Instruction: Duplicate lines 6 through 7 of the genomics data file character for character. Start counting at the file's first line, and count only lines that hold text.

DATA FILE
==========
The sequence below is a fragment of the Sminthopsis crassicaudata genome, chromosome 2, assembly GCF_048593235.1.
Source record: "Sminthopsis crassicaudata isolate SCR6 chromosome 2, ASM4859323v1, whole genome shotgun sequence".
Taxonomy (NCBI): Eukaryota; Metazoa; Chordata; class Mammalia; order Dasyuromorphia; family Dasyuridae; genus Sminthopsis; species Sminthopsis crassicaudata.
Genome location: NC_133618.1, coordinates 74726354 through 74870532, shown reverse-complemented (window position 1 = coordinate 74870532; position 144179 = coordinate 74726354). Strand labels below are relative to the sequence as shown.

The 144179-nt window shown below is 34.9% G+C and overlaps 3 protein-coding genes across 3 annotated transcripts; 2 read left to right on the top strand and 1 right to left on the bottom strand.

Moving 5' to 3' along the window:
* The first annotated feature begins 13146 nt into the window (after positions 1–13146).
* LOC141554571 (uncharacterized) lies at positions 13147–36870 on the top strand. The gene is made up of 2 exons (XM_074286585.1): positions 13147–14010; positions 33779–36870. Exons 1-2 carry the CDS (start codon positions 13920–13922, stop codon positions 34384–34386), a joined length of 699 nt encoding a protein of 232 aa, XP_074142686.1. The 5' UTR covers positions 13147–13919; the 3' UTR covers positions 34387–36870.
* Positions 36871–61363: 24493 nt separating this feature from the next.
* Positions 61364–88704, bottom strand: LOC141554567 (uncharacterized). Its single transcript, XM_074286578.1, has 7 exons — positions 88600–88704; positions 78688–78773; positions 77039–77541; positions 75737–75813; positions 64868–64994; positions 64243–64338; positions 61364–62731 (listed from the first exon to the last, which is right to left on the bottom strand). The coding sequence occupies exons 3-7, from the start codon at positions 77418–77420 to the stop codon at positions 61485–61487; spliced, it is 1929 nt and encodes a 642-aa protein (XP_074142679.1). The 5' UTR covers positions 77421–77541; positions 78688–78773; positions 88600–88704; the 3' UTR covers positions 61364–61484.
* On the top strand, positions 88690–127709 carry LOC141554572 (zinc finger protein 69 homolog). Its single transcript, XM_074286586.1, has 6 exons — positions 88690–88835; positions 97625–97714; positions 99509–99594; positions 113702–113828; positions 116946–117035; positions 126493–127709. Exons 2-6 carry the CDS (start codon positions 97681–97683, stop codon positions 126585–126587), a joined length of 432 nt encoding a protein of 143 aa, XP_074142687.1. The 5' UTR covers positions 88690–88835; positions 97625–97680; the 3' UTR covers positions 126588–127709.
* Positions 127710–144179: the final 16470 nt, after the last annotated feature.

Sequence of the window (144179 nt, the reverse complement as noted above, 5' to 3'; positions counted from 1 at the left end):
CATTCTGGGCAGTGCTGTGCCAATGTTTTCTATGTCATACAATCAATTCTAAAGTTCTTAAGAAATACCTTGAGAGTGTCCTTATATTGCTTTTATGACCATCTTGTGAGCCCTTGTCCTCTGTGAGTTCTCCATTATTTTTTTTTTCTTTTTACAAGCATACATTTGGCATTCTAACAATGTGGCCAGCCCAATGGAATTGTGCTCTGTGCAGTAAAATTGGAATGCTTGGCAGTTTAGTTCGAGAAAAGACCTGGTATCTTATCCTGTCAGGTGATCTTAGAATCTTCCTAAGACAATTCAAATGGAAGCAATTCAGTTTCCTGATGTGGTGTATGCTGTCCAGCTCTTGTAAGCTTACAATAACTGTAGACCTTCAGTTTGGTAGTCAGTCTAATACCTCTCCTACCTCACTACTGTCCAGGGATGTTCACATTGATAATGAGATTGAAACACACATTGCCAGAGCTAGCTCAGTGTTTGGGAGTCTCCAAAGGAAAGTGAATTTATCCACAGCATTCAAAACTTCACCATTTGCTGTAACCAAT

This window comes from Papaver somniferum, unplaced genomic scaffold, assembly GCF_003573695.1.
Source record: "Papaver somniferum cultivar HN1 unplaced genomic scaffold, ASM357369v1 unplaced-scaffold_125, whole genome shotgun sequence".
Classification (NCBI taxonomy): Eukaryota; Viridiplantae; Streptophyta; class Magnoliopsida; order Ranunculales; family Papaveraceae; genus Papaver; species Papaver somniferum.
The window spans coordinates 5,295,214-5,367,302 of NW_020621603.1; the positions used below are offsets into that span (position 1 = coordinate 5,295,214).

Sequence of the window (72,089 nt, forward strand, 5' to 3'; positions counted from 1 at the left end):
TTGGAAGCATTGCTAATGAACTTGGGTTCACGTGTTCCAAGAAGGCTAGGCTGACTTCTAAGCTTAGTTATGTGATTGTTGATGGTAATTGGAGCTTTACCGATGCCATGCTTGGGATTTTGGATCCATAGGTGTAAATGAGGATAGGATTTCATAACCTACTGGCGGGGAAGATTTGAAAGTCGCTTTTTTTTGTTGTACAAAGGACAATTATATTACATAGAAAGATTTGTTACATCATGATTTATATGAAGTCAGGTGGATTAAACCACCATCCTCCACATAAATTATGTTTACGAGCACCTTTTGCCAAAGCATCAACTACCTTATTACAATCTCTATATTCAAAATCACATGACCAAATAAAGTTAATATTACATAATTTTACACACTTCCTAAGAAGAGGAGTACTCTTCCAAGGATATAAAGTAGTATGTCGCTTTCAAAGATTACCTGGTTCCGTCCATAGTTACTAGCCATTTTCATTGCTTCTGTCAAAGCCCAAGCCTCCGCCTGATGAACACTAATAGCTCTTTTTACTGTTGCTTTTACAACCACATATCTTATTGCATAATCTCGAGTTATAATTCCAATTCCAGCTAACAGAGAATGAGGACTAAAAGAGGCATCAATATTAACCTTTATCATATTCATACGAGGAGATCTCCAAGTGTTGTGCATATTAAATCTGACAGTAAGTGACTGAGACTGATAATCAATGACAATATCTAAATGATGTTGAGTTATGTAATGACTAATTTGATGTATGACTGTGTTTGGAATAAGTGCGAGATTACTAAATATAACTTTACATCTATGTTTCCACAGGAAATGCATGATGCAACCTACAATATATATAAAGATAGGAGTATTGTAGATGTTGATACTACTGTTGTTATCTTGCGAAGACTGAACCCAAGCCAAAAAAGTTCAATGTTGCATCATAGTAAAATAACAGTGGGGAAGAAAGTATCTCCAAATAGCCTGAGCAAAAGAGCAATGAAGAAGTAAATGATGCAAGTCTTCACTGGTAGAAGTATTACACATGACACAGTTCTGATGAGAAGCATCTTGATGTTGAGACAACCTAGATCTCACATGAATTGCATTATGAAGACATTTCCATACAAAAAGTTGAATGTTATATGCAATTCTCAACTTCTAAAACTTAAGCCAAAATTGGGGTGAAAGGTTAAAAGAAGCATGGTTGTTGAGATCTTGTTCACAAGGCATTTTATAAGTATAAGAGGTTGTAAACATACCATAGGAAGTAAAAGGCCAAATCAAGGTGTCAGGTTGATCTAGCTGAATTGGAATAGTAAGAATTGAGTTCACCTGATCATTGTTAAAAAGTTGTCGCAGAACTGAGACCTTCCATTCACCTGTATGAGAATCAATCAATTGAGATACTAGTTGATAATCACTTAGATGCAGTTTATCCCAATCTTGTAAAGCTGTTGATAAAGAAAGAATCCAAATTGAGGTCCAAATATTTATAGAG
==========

Moving 5' to 3' along the window:
* The first annotated feature begins 13146 nt into the window (after positions 1–13146).